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what are these Japanese confections?

post #1 of 15
Thread Starter 
My husband just got back from a 10 day study trip in Japan. He brought back some of my favorite confections - yummy yummy trouble is, I don't know what they are called.
They are a bland sweet pasty gooey substance that holds together into ball like shapes. It seems to be tinted different colors, then rolled in cornstarch or sugar depending on the design. There are many different designs, but it all seems to be the same type of pastes. Some of it might be rice paste and some bean paste? I'm not sure.
Do you know what this stuff is called? It's a good thing I can't find it here in town or I'd be binging on it.
post #2 of 15

Is it mochi? Mochi is a sweet, sticky pasty treat made from rice. Sometimes there is a filling of sweet bean paste. Here, try this page!


Hope this helps!!
post #3 of 15
not a clue, but my dd orders stuff from jlist.com all the time- you might be able to find it there. good luck! suse
post #4 of 15
Thread Starter 
Thanks for the link. The first picture was definitely one of the sweets.

Suse, what is jlist? Oh maybe I shouldn't know. No one should let me have access to that stuff on a regular basis.
post #5 of 15
jlist is these expatriates that live in Japan...they have a email list/web site about all things japanese and will do some personal shopping for you...
post #6 of 15

Just look out!

This is just to say to really look out, because these candies were on the news about 6 months ago (give or take) and it turns out, a LOT of little kids are choking on them because they fit perfectly into the throat and once there begin to melt and basically turn into thick thick goo that's almost impossible to remove. This can also happen to adults, but obviously it is less likely. I know that the majority of us are mothers, and would hate to hear of a tragedy!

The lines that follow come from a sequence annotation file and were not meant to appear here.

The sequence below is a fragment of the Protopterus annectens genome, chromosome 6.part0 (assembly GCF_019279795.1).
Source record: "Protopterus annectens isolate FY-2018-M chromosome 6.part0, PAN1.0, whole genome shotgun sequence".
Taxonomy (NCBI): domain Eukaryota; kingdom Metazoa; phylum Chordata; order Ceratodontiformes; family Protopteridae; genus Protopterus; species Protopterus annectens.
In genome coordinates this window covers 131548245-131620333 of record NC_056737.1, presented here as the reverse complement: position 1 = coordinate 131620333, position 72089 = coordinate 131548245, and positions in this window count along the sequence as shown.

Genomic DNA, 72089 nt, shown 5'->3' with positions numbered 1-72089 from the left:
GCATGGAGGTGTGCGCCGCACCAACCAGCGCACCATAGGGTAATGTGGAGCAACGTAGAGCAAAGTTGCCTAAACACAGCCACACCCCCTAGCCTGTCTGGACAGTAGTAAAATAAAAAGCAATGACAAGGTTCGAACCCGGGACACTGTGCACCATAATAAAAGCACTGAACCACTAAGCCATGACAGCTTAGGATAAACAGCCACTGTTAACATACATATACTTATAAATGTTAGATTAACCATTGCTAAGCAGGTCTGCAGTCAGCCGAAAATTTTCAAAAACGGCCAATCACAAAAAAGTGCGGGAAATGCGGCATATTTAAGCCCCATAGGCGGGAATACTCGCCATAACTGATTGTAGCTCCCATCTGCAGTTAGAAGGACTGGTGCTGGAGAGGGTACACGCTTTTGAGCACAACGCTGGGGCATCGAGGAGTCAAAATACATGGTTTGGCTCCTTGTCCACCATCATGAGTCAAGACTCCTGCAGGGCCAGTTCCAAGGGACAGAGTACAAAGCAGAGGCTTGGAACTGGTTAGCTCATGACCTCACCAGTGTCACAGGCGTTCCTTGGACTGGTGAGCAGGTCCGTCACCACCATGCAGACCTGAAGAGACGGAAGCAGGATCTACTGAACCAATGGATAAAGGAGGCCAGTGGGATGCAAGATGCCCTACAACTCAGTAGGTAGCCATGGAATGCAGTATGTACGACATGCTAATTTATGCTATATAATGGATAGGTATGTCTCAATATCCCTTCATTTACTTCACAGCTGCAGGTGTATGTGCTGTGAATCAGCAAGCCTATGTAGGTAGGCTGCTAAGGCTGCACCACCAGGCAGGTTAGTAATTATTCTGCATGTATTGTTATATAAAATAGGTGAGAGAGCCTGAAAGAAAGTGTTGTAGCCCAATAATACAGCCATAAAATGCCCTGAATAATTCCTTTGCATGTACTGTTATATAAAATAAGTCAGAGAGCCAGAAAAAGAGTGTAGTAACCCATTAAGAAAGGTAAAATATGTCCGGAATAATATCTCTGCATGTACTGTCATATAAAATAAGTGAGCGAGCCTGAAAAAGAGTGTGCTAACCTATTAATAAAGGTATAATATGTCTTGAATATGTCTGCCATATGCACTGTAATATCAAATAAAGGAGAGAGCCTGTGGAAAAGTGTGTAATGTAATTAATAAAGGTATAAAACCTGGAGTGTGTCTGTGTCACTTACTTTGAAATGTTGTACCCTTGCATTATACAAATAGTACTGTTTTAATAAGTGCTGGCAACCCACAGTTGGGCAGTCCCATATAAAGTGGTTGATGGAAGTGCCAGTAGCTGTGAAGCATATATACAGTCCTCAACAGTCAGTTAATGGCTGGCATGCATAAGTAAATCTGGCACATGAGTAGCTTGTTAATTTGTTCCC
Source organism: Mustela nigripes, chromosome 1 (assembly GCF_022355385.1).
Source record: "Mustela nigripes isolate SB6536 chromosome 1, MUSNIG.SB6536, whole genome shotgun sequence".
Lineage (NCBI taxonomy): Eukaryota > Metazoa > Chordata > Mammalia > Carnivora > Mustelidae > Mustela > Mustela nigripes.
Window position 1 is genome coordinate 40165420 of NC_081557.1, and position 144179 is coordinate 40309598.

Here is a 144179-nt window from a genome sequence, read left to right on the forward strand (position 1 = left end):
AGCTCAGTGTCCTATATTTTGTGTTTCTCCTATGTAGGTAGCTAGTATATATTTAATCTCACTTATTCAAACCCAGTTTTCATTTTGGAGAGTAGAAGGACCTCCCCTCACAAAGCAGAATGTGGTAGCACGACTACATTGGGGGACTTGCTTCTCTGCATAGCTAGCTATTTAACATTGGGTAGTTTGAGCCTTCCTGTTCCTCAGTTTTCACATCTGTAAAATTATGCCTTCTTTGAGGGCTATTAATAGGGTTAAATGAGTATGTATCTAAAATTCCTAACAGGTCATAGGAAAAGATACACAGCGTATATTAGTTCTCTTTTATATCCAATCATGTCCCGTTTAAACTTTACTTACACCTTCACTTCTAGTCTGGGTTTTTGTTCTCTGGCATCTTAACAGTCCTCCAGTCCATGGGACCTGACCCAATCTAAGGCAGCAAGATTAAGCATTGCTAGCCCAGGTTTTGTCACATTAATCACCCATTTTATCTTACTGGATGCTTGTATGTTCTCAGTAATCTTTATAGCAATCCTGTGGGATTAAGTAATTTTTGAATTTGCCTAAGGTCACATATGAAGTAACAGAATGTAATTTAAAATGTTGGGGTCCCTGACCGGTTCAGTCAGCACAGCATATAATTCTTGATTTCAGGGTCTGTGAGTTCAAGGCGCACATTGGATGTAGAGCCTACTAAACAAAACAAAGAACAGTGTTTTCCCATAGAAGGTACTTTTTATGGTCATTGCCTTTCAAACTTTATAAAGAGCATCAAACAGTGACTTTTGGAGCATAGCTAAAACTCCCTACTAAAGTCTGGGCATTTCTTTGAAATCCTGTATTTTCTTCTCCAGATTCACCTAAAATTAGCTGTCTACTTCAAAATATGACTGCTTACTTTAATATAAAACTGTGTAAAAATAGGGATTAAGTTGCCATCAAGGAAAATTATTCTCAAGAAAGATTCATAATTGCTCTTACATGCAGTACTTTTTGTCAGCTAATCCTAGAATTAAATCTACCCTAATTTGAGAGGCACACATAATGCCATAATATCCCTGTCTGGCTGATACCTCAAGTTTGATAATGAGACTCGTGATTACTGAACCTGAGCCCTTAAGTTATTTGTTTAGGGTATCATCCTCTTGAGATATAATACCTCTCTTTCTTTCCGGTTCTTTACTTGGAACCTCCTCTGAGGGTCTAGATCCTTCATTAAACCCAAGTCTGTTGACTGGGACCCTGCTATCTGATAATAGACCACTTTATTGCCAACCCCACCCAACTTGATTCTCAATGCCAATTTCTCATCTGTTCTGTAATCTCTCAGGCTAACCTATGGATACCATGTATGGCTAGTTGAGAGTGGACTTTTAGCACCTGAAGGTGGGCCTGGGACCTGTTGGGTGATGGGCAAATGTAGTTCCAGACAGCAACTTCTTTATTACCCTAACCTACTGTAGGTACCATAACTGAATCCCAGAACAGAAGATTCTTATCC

Always, Kelly
post #7 of 15
Manju are the best! They make different kinds in different parts of Japan - my favorite are the Kyoto style, they look kinda like wontons or ravioli (folded over squares). I will have to look up jlist - now I'm craving them!

Total simple carbs though - not a health food!
post #8 of 15
Kelly, that is not the candy they were talking about...they recalled a versy specific kind of candy...it was a soft gummy gelatin in plastic cups in bright candy colors. A processed candy, not a baked good. These are rice dough with bean paste. Not the same food item at all.

Kyoto cakes...YUMMY. I am so longing for kyoto cakes.
post #9 of 15

oh, we got some of that stuff as dessert when we told our sushi place that it was a birthday party- does it come wrapped in leaves? i think that was it... (altho' 'rice stuffed with bean paste' covers a lot of territory in japan)

(they also have the oh! mikey dvds- oh man, i wish our player would play them! that show looks so freaky!)

post #10 of 15
Thread Starter 
Since you all gave me the right names, I was able to do a search and find some recipes and even a Japanese supermarket online.

mochi & red bean paste recipe
microwave mochi
Japanese online supermarket
Let me know if any of the links don't work.

When I get around to trying the recipes, I will post my results. I have a Japanese cookbook that talks about making the mochi with brown rice. I wonder whether it would be sticky enough. The traditional recipe also talks about pounding the rice. I think I'll try the food processor instead.